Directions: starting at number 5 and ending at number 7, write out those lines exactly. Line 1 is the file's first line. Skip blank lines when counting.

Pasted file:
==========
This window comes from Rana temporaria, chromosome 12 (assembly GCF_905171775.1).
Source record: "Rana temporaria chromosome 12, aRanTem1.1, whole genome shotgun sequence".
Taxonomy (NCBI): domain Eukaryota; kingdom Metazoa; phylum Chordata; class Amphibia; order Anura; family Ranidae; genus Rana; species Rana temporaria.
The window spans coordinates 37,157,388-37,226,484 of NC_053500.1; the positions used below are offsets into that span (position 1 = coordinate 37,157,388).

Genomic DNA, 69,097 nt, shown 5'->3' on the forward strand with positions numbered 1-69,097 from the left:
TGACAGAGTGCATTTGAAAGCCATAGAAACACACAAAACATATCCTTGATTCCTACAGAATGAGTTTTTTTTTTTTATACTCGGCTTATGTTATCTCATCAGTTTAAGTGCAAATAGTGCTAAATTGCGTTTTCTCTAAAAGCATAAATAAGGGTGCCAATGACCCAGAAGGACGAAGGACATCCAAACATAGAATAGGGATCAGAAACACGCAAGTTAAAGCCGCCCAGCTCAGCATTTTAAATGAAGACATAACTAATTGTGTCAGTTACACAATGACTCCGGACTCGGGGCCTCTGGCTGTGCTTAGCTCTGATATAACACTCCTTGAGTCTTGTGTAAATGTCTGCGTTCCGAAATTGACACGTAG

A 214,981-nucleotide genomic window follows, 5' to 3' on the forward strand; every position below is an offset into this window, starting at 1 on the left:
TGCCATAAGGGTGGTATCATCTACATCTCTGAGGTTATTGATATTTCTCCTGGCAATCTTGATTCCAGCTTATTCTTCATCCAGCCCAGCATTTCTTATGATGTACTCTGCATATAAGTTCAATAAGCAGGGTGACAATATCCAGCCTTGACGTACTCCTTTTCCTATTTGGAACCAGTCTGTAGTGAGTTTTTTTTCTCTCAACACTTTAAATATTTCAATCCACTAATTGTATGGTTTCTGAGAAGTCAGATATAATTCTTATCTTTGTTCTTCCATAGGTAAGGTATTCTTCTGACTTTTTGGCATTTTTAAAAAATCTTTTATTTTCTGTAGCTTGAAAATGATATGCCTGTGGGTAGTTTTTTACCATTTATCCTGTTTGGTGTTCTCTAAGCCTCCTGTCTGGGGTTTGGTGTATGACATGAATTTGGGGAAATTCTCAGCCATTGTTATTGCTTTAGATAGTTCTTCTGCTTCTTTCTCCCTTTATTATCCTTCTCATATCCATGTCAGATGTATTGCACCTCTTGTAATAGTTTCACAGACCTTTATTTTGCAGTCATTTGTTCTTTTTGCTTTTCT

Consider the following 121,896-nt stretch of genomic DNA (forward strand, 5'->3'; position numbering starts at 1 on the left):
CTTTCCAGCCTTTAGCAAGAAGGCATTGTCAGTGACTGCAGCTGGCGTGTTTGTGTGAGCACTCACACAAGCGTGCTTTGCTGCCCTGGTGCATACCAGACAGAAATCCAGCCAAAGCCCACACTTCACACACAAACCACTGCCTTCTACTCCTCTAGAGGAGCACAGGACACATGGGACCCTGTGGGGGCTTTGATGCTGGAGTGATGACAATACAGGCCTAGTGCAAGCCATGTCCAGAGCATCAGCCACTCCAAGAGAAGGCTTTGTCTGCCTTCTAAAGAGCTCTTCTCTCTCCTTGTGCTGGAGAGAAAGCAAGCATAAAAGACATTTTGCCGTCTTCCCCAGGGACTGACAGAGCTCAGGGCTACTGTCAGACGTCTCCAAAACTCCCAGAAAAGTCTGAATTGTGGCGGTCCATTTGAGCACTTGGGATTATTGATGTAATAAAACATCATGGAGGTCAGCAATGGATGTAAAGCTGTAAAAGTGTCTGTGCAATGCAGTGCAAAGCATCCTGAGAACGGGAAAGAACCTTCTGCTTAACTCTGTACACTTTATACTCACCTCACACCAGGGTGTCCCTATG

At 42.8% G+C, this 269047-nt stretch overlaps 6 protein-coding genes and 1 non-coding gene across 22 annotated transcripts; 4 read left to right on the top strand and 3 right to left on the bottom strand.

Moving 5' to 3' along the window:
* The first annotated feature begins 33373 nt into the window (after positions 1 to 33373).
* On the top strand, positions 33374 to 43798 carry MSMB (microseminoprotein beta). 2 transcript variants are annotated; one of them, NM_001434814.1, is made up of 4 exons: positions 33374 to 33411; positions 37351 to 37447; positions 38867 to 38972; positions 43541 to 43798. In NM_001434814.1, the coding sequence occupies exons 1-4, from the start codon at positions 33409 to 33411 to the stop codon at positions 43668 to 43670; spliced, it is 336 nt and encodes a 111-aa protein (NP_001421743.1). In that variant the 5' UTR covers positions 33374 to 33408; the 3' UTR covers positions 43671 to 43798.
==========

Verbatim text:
Genomic DNA, 69,097 nt, shown 5'->3' on the forward strand with positions numbered 1-69,097 from the left:
TGACAGAGTGCATTTGAAAGCCATAGAAACACACAAAACATATCCTTGATTCCTACAGAATGAGTTTTTTTTTTTTATACTCGGCTTATGTTATCTCATCAGTTTAAGTGCAAATAGTGCTAAATTGCGTTTTCTCTAAAAGCATAAATAAGGGTGCCAATGACCCAGAAGGACGAAGGACATCCAAACATAGAATAGGGATCAGAAACACGCAAGTTAAAGCCGCCCAGCTCAGCATTTTAAATGAAGACATAACTAATTGTGTCAGTTACACAATGACTCCGGACTCGGGGCCTCTGGCTGTGCTTAGCTCTGATATAACACTCCTTGAGTCTTGTGTAAATGTCTGCGTTCCGAAATTGACACGTAG

A 214,981-nucleotide genomic window follows, 5' to 3' on the forward strand; every position below is an offset into this window, starting at 1 on the left: